When I was elected abbot in December 2012, one of the natures or types or titles of the office that I struggled with was the idea of being a spiritual father. Not that I don’t believe the abbot holds that role in the community, and not that I haven’t taken seriously the responsibility of guiding the community spiritually in my role as abbot. It is the second half of that descriptor I’ve had to come to terms with. The weight, the heaviness of being a “father.” I can only imagine fear in a first-time father’s heart when mother and child come home from the hospital; it is real, and he can’t make his fear about himself as he is called to make a self-gift.
Even as I type this column anxiousness wells up in me thinking about this designation I hold for my brothers as “spiritual father.” I have to laugh, also, as half the community entered the monastery before me, so the thought of trying to have this father/son relationship with them is intimidating. I work to get past the lie that I don’t have anything of significance to share with those who taught me, those who ministered to me, those who helped me find my vocation, those who formed me in my monastic life, those whom I still call “Father” or “Brother.”
So what was supposed to change in me all the sudden that day back in December 2012 that qualified me as the “spiritual father” of my community? It can only be grace, and, over this time, recognition of the need for a big dose of humility. I actually write this column from a monastery in Minnesota, attending meetings of Benedictine educators and superiors. I write from here analyzing not only an anxious heart about this concept of being a spiritual father, but also examining a longing I had yesterday to be with my brothers – or to carry out the theme – my sons.
It really was a rather stupid thing, this desire to be back in Kansas, to be back there so I could be with my brothers on a community outing. I wish this desire were for a more noble reason, but I wanted to be back with my brothers who were watching and playing in the Pitching for Priests softball game. It’s an annual game between the priests and religious of the Archdiocese of Kansas City in Kansas and those of the Diocese of Kansas City-St. Joseph, to raise funds for vocations promotion.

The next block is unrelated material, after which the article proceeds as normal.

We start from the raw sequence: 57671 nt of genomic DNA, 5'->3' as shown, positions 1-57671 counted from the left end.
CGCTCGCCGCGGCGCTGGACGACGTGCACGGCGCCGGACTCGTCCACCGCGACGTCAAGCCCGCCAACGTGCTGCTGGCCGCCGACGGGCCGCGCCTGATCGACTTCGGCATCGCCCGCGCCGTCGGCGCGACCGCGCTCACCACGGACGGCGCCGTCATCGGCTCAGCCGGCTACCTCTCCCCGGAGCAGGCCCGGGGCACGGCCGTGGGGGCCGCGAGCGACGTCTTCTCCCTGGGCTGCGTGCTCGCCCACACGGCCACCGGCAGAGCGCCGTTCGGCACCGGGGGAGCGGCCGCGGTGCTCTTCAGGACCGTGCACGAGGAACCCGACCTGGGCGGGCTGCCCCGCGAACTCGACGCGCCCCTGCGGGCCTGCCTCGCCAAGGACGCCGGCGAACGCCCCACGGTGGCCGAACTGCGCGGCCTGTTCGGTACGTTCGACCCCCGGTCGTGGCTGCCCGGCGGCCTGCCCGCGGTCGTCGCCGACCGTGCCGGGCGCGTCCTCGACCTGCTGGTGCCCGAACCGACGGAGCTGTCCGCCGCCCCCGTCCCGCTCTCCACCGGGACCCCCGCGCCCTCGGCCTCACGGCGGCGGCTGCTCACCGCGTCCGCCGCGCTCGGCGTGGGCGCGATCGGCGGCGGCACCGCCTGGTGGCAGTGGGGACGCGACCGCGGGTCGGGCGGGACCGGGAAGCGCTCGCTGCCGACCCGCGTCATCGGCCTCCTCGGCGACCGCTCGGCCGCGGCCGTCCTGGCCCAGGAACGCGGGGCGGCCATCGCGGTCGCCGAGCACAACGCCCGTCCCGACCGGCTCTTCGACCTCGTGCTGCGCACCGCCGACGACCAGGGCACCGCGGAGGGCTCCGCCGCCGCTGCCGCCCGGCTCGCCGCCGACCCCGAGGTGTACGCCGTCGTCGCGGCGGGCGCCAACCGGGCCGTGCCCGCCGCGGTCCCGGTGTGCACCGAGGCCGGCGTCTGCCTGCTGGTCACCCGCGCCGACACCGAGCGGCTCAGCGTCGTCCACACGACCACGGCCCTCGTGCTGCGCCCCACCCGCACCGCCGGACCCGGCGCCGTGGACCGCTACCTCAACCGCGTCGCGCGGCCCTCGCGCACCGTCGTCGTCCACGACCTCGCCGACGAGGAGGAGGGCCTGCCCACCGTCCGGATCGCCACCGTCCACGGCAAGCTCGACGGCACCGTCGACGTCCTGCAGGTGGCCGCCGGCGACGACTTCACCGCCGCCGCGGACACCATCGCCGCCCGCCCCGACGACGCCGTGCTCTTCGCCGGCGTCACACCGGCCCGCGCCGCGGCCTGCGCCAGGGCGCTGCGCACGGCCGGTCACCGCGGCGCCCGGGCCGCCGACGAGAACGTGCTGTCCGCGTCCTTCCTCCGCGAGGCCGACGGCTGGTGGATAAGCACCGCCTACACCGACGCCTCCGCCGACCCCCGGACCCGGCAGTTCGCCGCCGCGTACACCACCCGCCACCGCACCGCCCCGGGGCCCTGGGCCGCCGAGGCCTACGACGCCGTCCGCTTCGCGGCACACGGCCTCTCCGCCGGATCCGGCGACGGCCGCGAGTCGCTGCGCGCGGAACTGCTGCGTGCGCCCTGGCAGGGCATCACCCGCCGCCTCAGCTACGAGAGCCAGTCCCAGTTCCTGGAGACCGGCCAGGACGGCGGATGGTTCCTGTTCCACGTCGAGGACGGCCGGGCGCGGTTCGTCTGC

I know. A softball game.
But I sat last night in my monastery guest room in Minnesota and desired to be at CommunityAmerica Ballpark in Kansas City with my brothers to the point of it hurting. I went to Twitter to see how the pre-game tailgate sponsored by our Atchison Serra Club went; thanks to the College’s Twitter feed there were a handful of photos. I scoured the internet looking for a score – the game didn’t seem to receive top billing in the world of Kansas City sports. I left a text message with a confrere asking for an update; they were all enjoying the fellowship after the game between the priests and religious from both dioceses, and, rightly so, didn’t have time to respond. Finally, as I was about ready to give up and call it a night, the phone rang. It was my brothers calling to tell me the outcome of the game. We won – the Archdiocese of KCK – and my brothers, my sons, called to share their joy. A walk-off, inside-the-park, two-run homer won it… and I asked myself, “What was this desire to be among them?” I finally chalked it up to the noble recognition that it really was about more than a softball game.
Being a parent – biologically or spiritually – is difficult, it’s tough, and it can be agonizing. You see hurt in a brother’s heart, disappointment, struggle, fear. You hurt for them as they hurt, you are disappointed you can’t assuage their disappointment, you struggle to help them progress through their struggles, you fear for them in their own fear. And yet you also find satisfaction and joy in journeying with them, hoping you’re helping them find this same joy. Like when you are able to share a spiritual concept in a conference, and you see the light come on. Or you are able to work through a problem a brother has and the outcome was better than either of you could have envisioned. Or you see growth in a difficult task given to them in their work. Or you witness a brother’s acceptance of a particular cross that you’ve helped him carry. Or you get a phone call on a Friday night from a group of monks jubilant over winning a softball game. You pray and yearn with all your heart that they know this joy, happiness and perseverance in their vocation, even with something so simple as playing in or rooting on your brother in a softball game.
That title “spiritual father” still catches in my throat, but it makes more and more sense each day in my heart. The gift of being a father is something one grows into, and like any spiritual journey, we are never completely there. I am afforded many opportunities to continue my growth as spiritual father, and that is the beauty of our vowed, consecrated lives. We are given ample opportunity each day to seek the conversion we desire; conversion that St. Benedict and God our Father desire for us also. And each step, well taken, into that journey allows the joy of being God’s sons to well up inside us.